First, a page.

Msakhan can be made one of two ways. The traditional way begins with a layer of taboun bread, which is an extremely thin flatbread – this soaks up all the goodness from this dish. It’s then layered with soft, sweet caramelised onions that are cooked down in a healthy amount of olive oil and sumac. It’s topped with cut up pieces of chicken, and traditionally eaten with your hands. The second way uses the same ingredients, but is the quicker way to make it when you’re having Msakhan for a midweek dinner – the chicken and onions are layered inside the taboun bread, which is then rolled and toasted, so it looks like a wrap.

If you want to try a modern take on Msakhan, Shaku Maku serve some delicious Msakhan Rolls that you have to taste!


For those who don’t know, Indian cuisine differs across its different regions. Food from Kerala is different to that of Mumbai, to that of Goa, and so on. With regards to Southern India, I spoke to Nikita about what she believes is a dish that represents that region best.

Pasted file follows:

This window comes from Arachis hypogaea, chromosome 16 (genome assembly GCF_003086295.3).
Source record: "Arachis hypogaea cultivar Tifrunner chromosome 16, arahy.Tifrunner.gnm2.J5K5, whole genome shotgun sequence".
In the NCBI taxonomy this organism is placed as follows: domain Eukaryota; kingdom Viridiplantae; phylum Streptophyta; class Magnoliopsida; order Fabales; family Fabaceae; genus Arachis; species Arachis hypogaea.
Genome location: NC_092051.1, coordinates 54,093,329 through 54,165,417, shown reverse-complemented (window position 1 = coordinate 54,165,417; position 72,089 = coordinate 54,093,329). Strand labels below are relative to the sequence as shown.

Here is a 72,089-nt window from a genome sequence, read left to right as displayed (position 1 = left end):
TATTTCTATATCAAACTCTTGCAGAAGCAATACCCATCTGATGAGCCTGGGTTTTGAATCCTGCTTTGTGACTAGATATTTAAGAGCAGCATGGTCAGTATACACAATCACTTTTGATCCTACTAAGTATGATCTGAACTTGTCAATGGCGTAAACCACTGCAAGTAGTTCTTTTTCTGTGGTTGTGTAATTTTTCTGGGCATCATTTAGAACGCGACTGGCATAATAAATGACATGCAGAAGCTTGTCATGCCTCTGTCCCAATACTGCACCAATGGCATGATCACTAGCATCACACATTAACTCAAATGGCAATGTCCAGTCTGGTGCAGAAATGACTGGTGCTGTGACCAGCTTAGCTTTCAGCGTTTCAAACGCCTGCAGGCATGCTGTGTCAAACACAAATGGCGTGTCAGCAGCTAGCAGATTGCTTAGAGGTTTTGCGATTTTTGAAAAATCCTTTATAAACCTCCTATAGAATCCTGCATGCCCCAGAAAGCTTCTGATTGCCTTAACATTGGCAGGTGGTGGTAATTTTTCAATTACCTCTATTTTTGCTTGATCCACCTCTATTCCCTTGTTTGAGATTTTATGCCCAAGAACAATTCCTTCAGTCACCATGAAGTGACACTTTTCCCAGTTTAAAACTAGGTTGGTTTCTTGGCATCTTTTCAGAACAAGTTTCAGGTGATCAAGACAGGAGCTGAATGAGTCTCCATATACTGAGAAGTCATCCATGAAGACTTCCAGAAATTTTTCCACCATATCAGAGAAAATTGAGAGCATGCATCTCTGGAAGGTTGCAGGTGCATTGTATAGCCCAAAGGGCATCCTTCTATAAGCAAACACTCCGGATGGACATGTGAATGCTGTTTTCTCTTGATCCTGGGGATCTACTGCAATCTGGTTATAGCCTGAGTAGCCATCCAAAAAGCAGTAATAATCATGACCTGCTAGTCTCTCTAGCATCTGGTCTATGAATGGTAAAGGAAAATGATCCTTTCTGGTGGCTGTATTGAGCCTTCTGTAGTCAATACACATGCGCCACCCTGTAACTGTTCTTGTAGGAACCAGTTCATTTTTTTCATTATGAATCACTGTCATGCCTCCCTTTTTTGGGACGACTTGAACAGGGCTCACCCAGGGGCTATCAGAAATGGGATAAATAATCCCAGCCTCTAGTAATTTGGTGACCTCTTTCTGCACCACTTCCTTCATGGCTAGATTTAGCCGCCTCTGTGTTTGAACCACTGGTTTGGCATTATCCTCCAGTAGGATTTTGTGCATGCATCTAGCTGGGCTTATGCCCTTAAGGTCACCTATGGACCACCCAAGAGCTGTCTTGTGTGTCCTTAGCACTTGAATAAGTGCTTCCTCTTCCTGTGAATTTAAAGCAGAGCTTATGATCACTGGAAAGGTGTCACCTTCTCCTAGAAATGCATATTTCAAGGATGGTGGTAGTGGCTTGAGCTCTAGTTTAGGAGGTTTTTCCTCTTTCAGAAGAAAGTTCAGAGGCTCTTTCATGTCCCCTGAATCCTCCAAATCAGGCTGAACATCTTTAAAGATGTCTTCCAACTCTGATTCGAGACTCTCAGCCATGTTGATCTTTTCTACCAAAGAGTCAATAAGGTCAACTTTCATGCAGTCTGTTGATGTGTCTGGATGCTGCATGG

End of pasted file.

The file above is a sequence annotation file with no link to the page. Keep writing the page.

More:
“Dosas are a staple in every South Indian household. It’s key ingredients are black gram and rice which is made into a batter and then fried like a really thin crispy crepe. Usually made for breakfast it comes in different forms – my personal favourite being the masala dosa stuffed with potato and coconut chutney and/or sambar on the side. It also comes plain or with cheese and sometimes with a twist of chicken or paneer stuffing.

In a few places, you’ll find dosas that are stuffed with Nutella, but I’m not a fan. It’s debated as to where the dosa originally came from – Karnataka or Tamil Nadu, but as a South Indian that’s from neither of these states I care less about its history and more about where I can find the best crispy dosa around! Every South Indian state has its own recipe for what goes inside the dosa and it’s also known as dosha or dosai in some states.”

Indian Tiffins has some delicious dosa for you to try!

Article by Sara Abdulmagid

I’m a Palestinian who grew up in Cyprus and moved to Dublin in 2013, so I’ve had a mishmash of different cultures and cuisines surrounding me my whole life. I’m an avid foodie, and after realising that life as a lawyer was not for me, I studied media and became a radio host for Dublin City FM. I’m now writing for TheTaste full time, but I also have my own food blog where you can find a mixture of restaurant reviews and the occasional recipe. I talk a lot about being Palestinian; to be honest, I talk a lot in general. That’s why I did radio!